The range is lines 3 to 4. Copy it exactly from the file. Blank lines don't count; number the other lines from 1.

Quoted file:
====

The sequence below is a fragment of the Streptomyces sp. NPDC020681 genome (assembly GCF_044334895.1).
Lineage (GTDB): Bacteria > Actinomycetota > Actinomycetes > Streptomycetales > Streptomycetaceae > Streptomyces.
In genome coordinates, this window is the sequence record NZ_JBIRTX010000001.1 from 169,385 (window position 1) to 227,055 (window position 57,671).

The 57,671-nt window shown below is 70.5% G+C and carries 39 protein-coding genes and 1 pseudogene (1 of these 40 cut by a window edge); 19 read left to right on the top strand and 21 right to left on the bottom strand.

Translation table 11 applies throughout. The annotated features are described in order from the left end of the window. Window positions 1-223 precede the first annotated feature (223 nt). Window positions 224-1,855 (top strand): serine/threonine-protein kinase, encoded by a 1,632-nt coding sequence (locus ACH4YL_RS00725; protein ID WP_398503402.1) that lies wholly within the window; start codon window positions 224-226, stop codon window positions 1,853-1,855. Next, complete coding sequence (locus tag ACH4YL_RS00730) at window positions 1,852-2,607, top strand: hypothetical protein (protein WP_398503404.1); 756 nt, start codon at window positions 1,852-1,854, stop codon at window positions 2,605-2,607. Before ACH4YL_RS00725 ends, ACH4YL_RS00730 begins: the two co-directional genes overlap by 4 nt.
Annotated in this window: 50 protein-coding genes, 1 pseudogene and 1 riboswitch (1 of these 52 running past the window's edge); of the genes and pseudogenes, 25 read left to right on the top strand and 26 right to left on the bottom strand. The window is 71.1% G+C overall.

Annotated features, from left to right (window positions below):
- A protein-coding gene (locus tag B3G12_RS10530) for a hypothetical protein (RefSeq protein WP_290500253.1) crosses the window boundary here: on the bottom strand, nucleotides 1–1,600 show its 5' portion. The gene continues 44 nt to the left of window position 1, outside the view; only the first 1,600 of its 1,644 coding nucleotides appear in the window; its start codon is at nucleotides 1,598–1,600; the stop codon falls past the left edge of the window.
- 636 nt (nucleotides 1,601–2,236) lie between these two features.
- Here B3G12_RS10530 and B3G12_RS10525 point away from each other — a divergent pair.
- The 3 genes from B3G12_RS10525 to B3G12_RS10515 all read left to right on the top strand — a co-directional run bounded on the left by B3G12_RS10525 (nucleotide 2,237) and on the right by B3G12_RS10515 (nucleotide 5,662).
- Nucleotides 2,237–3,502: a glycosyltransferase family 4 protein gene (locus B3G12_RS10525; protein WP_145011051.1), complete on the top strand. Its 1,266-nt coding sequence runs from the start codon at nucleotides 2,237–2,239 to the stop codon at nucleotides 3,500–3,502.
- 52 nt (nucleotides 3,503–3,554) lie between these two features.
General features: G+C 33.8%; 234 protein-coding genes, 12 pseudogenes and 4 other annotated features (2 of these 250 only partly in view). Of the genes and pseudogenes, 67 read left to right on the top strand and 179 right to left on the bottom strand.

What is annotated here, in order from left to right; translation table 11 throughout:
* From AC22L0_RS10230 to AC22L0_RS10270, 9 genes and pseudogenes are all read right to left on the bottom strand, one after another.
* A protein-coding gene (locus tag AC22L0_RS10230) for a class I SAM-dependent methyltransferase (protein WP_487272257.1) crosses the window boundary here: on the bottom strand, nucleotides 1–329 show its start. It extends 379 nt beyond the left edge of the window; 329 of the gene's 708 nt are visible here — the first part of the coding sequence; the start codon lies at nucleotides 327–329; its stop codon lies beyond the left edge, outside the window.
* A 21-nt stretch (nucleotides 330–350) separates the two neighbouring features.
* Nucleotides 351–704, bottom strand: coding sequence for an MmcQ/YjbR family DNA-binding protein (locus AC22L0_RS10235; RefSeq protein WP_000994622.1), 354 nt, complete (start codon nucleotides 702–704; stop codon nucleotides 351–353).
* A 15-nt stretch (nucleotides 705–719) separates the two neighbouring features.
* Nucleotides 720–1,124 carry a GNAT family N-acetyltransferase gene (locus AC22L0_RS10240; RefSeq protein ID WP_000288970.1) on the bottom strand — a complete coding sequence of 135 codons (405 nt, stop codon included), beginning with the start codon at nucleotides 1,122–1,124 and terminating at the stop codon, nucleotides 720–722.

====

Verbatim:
In genome coordinates, this window is the sequence record NZ_JBIRTX010000001.1 from 169,385 (window position 1) to 227,055 (window position 57,671).

The 57,671-nt window shown below is 70.5% G+C and carries 39 protein-coding genes and 1 pseudogene (1 of these 40 cut by a window edge); 19 read left to right on the top strand and 21 right to left on the bottom strand.